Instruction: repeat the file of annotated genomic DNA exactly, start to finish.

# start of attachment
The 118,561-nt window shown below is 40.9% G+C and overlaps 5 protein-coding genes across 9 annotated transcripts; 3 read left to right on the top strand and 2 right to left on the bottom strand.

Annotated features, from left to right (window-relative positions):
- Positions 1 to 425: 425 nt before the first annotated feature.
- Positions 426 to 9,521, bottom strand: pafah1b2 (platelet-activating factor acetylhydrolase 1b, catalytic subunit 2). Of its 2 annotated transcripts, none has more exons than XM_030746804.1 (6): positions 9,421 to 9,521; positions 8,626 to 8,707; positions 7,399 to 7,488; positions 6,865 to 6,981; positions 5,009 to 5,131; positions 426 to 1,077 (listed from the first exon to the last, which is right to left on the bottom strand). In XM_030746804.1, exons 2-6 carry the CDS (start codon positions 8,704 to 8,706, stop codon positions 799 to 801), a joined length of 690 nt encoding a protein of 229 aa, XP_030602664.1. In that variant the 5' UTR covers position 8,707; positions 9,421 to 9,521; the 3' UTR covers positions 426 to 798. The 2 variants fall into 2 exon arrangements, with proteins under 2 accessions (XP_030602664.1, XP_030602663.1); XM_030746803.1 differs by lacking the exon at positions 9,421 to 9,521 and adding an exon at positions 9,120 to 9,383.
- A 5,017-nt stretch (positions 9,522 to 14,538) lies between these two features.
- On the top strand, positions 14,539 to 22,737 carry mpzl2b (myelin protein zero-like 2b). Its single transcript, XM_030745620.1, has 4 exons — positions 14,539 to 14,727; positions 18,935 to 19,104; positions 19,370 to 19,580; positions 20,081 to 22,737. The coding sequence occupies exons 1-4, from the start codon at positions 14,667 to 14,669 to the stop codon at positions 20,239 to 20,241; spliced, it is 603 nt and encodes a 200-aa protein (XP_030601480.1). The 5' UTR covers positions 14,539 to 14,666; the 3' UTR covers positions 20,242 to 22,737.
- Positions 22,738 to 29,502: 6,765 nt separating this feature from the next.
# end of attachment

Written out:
The 118,561-nt window shown below is 40.9% G+C and overlaps 5 protein-coding genes across 9 annotated transcripts; 3 read left to right on the top strand and 2 right to left on the bottom strand.

Annotated features, from left to right (window-relative positions):
- Positions 1 to 425: 425 nt before the first annotated feature.
- Positions 426 to 9,521, bottom strand: pafah1b2 (platelet-activating factor acetylhydrolase 1b, catalytic subunit 2). Of its 2 annotated transcripts, none has more exons than XM_030746804.1 (6): positions 9,421 to 9,521; positions 8,626 to 8,707; positions 7,399 to 7,488; positions 6,865 to 6,981; positions 5,009 to 5,131; positions 426 to 1,077 (listed from the first exon to the last, which is right to left on the bottom strand). In XM_030746804.1, exons 2-6 carry the CDS (start codon positions 8,704 to 8,706, stop codon positions 799 to 801), a joined length of 690 nt encoding a protein of 229 aa, XP_030602664.1. In that variant the 5' UTR covers position 8,707; positions 9,421 to 9,521; the 3' UTR covers positions 426 to 798. The 2 variants fall into 2 exon arrangements, with proteins under 2 accessions (XP_030602664.1, XP_030602663.1); XM_030746803.1 differs by lacking the exon at positions 9,421 to 9,521 and adding an exon at positions 9,120 to 9,383.
- A 5,017-nt stretch (positions 9,522 to 14,538) lies between these two features.
- On the top strand, positions 14,539 to 22,737 carry mpzl2b (myelin protein zero-like 2b). Its single transcript, XM_030745620.1, has 4 exons — positions 14,539 to 14,727; positions 18,935 to 19,104; positions 19,370 to 19,580; positions 20,081 to 22,737. The coding sequence occupies exons 1-4, from the start codon at positions 14,667 to 14,669 to the stop codon at positions 20,239 to 20,241; spliced, it is 603 nt and encodes a 200-aa protein (XP_030601480.1). The 5' UTR covers positions 14,539 to 14,666; the 3' UTR covers positions 20,242 to 22,737.
- Positions 22,738 to 29,502: 6,765 nt separating this feature from the next.